The lesson is that state help for long-term residential care is only available to those of extremely limited means. Anyone who has more than around £20,000 worth of assets is expected to fund the full cost of residential care privately.
There are two main varieties of long-term care investment products on the retail market, namely pre-funded Long-term Care Insurance plans and Immediate Need Plans.
Pre-funded Insurance Plans
You pay a lump sum and/or a stream of regular premiums in exchange for future care up to an insured limit.
Benefit payments are triggered when you are judged to be incapable of performing an agreed number of “activities of daily life” like washing, dressing, feeding yourself, toileting and moving from room to room. Payment of benefits start after a “waiting period” (e.g. 13 weeks).
The cost of the policy depends on age, sex and state of health when you take out the policy, the level of benefit, the number of activities of daily life that you must be unable to perform before you can claim and the waiting period.
Most of the major providers like BUPA, PPP, Norwich Union and Scottish Widows have withdrawn from this market. Pre-funded insurance plans are still provided by Skandia, although it is thought to be reconsidering its position.
Immediate Need (Care) Plans
These are impaired life annuities suitable for those already in ill health. The provider pays you a guaranteed income for the rest of your life, which is used to pay residential care home costs. Each annuity is individually underwritten and quotations vary widely from provider to provider depending on their actuaries' views of your life expectancy. Unlike insurance-based plans there is no waiting period for benefit payment.
The payment is made up of taxable interest and a tax-free “return of capital” element. The lower your life expectancy, the higher the return-of capital element and the total level of benefit received. If the income is paid directly to the care provider, it is entirely free of tax.
A potential disadvantage of these schemes is that the capital is lost when the annuitant dies. However “capital protection” can be built into the annuity so that if total payments are less than the amount protected, the balance is repaid to the annuitant's estate on death. It is also possible to guarantee payments for a minimum period of time (6 months to 5 years) even if the annuitant dies in the interim, and to link benefits to RPI – although such safeguards reduce the income yield on the annuity.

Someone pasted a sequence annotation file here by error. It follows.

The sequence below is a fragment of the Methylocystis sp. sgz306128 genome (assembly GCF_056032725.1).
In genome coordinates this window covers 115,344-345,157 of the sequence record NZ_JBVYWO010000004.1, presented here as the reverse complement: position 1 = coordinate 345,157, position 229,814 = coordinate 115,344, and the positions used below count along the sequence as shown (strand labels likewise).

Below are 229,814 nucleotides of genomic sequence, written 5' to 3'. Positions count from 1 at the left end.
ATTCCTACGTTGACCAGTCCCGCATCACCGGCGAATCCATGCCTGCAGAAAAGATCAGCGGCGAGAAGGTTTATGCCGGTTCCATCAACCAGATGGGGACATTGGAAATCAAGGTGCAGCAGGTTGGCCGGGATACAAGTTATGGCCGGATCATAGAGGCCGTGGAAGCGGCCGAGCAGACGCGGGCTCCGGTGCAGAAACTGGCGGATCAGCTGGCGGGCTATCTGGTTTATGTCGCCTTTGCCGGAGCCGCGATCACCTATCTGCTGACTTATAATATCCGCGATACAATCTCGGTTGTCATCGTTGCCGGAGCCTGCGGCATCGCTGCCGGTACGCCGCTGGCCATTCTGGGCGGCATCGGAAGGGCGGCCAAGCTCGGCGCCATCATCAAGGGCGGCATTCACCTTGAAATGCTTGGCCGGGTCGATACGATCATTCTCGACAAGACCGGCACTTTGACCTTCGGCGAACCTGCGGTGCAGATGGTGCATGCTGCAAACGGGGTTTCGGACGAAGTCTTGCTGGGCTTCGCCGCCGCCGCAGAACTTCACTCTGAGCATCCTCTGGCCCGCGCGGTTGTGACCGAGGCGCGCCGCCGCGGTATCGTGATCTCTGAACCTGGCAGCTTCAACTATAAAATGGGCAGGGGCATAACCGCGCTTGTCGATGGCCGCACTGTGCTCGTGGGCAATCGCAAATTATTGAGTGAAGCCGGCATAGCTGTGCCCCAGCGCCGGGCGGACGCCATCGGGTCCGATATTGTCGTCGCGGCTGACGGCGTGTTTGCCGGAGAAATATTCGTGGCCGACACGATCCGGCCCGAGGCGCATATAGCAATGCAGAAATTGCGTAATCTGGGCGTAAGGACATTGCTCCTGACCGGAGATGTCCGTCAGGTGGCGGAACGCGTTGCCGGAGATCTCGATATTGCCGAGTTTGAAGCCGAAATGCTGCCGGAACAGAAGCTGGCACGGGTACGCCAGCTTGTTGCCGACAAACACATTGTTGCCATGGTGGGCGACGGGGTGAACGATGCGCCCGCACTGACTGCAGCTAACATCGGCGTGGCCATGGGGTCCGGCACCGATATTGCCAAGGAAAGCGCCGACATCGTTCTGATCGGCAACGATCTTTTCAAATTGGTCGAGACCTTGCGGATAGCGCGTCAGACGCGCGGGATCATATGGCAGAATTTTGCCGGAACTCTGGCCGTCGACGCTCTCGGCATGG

PPP Lifetime Care (part of the AXA group), Norwich Union, GE Life and the Pension Annuity Friendly Society are the only providers of Immediate Need plans. You can apply to all four simultaneously on a single application form.
Immediate Needs Case Study (Pension Annuity Friendly Society)
An 84-year-old woman requires an annuity of £12,000 p.a. to meet the shortfall in her income to cover her nursing home fees. She requires immediate nursing home care because she has had a major stroke and suffers from dementia.
The cost of an immediate annuity to provide £12,000 p.a. (level, without guarantee and paid monthly to the care home provider) is about £40,000.00.
A variation on the theme is the Cost-Over Run Cap (CORC), which has a 1 to 5-year waiting period during which the family of the care recipient would pay the care home fees. The CORC is designed to take care of the problem of longevity (i.e. the risk that the care recipient lives longer than expected). The cost of generating £12,000 p.a. starting in 3 years would be £14,260 paid in advance.
An unexpectedly efficient funding opportunity arises from the classification of certain kinds of capital investments as “life assurance policies”. An additional advantage of the investment bond is that it functions as a normal investment and is not earmarked for long-term care.
Investment bonds confer tax advantages on those who are higher rate taxpayers at commencement and who can defer higher rate tax on annual withdrawals not exceeding 5% of the sum invested for 20 years – and possibly even legally avoid higher rate tax in later life when benefits are drawn.
However, people planning ahead for long-term care should take professional advice in order to avoid any suggestion of deliberate “asset deprivation”.